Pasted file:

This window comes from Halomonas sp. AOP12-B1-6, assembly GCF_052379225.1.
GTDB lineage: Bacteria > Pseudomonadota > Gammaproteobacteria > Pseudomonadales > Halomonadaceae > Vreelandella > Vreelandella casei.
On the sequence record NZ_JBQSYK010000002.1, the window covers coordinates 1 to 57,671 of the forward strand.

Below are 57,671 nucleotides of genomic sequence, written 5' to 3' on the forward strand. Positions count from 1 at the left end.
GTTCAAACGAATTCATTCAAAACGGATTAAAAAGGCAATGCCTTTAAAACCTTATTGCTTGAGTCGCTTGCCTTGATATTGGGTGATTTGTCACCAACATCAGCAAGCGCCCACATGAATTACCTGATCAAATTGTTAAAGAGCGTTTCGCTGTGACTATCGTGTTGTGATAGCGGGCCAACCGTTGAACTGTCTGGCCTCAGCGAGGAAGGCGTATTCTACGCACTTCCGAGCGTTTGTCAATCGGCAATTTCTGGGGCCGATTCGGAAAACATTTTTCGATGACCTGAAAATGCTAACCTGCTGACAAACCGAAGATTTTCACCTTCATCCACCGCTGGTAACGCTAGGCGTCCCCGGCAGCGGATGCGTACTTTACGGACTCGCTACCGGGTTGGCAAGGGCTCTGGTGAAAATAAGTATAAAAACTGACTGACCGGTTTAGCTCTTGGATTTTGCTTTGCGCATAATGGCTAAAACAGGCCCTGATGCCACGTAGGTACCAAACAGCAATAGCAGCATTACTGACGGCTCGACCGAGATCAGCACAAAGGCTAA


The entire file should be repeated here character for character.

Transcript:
This window comes from Halomonas sp. AOP12-B1-6, assembly GCF_052379225.1.
GTDB lineage: Bacteria > Pseudomonadota > Gammaproteobacteria > Pseudomonadales > Halomonadaceae > Vreelandella > Vreelandella casei.
On the sequence record NZ_JBQSYK010000002.1, the window covers coordinates 1 to 57,671 of the forward strand.

Below are 57,671 nucleotides of genomic sequence, written 5' to 3' on the forward strand. Positions count from 1 at the left end.
GTTCAAACGAATTCATTCAAAACGGATTAAAAAGGCAATGCCTTTAAAACCTTATTGCTTGAGTCGCTTGCCTTGATATTGGGTGATTTGTCACCAACATCAGCAAGCGCCCACATGAATTACCTGATCAAATTGTTAAAGAGCGTTTCGCTGTGACTATCGTGTTGTGATAGCGGGCCAACCGTTGAACTGTCTGGCCTCAGCGAGGAAGGCGTATTCTACGCACTTCCGAGCGTTTGTCAATCGGCAATTTCTGGGGCCGATTCGGAAAACATTTTTCGATGACCTGAAAATGCTAACCTGCTGACAAACCGAAGATTTTCACCTTCATCCACCGCTGGTAACGCTAGGCGTCCCCGGCAGCGGATGCGTACTTTACGGACTCGCTACCGGGTTGGCAAGGGCTCTGGTGAAAATAAGTATAAAAACTGACTGACCGGTTTAGCTCTTGGATTTTGCTTTGCGCATAATGGCTAAAACAGGCCCTGATGCCACGTAGGTACCAAACAGCAATAGCAGCATTACTGACGGCTCGACCGAGATCAGCACAAAGGCTAA